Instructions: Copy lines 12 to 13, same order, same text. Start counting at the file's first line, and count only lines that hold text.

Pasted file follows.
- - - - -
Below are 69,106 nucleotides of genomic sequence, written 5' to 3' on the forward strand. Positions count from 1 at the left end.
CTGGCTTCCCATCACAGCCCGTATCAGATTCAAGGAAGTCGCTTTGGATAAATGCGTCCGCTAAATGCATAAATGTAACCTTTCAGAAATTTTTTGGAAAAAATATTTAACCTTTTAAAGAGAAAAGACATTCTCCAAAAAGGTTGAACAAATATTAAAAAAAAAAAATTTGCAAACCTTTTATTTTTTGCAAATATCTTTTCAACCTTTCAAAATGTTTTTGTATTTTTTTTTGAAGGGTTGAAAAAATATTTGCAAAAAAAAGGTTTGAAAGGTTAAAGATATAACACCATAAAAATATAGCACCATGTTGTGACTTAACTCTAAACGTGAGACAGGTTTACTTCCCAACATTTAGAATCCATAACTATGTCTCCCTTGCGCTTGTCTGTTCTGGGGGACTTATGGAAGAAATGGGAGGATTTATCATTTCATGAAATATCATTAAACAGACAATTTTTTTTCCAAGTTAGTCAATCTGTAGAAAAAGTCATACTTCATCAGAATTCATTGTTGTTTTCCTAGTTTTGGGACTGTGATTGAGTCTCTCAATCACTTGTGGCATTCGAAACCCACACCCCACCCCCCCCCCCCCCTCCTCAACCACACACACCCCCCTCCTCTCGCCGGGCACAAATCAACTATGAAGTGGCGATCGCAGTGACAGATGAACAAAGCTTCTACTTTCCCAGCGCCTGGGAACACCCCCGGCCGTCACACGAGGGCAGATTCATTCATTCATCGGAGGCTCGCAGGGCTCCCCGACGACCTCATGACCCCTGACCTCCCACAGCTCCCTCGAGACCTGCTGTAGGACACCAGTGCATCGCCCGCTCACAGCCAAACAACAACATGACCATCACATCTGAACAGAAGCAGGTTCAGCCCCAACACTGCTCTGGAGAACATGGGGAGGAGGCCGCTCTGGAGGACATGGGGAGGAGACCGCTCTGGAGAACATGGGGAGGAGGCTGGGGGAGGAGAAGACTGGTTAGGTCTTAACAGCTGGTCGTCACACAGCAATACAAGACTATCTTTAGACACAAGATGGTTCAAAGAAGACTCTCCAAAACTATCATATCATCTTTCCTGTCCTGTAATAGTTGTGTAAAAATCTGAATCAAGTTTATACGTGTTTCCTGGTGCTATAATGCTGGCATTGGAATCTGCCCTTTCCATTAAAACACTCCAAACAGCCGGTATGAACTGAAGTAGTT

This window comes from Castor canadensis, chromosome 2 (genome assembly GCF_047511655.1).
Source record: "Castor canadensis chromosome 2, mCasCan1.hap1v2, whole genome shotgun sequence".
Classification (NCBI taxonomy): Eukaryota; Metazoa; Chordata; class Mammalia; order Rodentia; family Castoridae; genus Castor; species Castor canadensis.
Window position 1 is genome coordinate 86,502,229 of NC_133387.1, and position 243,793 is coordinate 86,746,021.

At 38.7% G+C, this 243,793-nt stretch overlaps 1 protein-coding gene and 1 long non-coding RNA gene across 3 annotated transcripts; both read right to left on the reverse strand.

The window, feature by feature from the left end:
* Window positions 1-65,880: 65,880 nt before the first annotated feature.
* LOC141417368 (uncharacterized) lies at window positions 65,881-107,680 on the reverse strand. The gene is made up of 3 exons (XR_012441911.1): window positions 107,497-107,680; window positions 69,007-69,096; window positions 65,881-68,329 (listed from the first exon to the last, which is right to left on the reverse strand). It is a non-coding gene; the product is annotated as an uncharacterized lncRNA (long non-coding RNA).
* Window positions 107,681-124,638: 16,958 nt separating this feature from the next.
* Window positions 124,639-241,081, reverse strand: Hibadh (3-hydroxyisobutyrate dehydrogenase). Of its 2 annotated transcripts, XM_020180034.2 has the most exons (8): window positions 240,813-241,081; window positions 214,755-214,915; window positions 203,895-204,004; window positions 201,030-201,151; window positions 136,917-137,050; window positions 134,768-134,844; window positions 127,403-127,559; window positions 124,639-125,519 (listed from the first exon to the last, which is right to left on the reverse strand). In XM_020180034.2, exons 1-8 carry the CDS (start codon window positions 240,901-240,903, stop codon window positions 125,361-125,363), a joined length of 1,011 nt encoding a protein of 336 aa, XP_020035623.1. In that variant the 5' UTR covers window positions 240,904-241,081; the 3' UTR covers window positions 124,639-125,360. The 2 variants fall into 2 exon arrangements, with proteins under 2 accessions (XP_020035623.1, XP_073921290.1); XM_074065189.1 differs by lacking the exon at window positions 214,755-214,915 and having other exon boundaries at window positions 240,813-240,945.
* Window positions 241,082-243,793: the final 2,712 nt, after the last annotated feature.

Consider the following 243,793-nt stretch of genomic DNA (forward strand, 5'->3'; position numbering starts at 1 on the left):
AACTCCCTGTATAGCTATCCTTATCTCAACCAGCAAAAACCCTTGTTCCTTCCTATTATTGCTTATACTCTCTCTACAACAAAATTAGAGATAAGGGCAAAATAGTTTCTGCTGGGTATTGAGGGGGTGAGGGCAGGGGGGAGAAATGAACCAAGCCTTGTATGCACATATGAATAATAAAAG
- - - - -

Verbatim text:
* Window positions 124,639-241,081, reverse strand: Hibadh (3-hydroxyisobutyrate dehydrogenase). Of its 2 annotated transcripts, XM_020180034.2 has the most exons (8): window positions 240,813-241,081; window positions 214,755-214,915; window positions 203,895-204,004; window positions 201,030-201,151; window positions 136,917-137,050; window positions 134,768-134,844; window positions 127,403-127,559; window positions 124,639-125,519 (listed from the first exon to the last, which is right to left on the reverse strand). In XM_020180034.2, exons 1-8 carry the CDS (start codon window positions 240,901-240,903, stop codon window positions 125,361-125,363), a joined length of 1,011 nt encoding a protein of 336 aa, XP_020035623.1. In that variant the 5' UTR covers window positions 240,904-241,081; the 3' UTR covers window positions 124,639-125,360. The 2 variants fall into 2 exon arrangements, with proteins under 2 accessions (XP_020035623.1, XP_073921290.1); XM_074065189.1 differs by lacking the exon at window positions 214,755-214,915 and having other exon boundaries at window positions 240,813-240,945.
* Window positions 241,082-243,793: the final 2,712 nt, after the last annotated feature.